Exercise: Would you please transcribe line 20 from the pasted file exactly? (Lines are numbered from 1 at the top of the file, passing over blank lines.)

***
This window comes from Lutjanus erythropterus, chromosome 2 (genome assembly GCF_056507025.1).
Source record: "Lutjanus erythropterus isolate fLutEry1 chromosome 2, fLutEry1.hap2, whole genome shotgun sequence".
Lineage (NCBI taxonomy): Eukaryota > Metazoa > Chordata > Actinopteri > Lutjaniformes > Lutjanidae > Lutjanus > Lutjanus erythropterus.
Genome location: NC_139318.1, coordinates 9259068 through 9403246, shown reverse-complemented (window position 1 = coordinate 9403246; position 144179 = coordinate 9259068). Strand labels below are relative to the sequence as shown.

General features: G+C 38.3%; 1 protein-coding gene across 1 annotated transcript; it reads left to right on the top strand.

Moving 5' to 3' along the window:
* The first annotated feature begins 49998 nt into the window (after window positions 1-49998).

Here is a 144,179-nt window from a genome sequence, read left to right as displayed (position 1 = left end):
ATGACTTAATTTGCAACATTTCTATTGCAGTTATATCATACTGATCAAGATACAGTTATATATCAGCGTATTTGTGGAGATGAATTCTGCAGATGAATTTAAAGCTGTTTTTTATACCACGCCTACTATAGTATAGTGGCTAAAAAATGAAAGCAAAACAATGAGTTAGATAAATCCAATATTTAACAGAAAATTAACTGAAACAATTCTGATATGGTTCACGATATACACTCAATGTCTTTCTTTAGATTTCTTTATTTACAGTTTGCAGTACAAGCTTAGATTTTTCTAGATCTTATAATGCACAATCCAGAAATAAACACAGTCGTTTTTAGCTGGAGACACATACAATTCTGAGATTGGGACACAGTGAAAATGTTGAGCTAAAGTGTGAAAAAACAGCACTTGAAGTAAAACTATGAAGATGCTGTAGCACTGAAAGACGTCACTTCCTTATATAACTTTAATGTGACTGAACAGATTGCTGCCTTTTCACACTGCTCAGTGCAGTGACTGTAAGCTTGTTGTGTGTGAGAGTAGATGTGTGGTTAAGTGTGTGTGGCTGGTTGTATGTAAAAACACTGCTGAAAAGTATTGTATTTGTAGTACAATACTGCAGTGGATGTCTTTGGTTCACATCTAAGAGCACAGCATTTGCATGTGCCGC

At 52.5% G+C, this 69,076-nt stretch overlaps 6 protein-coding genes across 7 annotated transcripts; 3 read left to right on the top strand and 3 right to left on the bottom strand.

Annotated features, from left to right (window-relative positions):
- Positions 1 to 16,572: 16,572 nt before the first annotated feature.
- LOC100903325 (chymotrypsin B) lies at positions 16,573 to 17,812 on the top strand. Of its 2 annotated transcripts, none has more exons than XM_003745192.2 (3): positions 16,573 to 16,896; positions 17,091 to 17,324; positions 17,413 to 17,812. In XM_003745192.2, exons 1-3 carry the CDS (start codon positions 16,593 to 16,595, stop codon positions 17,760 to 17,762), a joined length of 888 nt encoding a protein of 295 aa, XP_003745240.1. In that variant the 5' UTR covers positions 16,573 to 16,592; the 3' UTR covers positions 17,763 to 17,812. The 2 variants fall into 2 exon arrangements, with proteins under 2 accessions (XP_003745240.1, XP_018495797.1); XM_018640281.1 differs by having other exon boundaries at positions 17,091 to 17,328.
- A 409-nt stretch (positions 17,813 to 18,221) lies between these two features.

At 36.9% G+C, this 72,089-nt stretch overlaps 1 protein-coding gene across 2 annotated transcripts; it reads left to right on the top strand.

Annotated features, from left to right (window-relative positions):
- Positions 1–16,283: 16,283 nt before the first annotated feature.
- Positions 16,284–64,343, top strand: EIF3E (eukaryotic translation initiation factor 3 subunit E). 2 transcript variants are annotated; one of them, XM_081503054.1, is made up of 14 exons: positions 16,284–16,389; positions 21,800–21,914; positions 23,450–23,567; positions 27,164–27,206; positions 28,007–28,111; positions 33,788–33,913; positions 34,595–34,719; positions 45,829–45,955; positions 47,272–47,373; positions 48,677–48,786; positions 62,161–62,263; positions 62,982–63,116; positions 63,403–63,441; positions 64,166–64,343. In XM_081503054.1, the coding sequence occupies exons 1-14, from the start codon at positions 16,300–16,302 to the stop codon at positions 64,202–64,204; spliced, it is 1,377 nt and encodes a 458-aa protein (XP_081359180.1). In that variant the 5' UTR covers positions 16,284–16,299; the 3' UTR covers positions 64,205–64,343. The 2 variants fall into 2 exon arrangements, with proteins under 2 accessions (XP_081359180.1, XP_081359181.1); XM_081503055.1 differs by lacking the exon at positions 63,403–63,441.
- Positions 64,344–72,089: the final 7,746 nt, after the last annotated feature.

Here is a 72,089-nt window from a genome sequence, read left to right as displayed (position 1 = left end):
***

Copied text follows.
Here is a 72,089-nt window from a genome sequence, read left to right as displayed (position 1 = left end):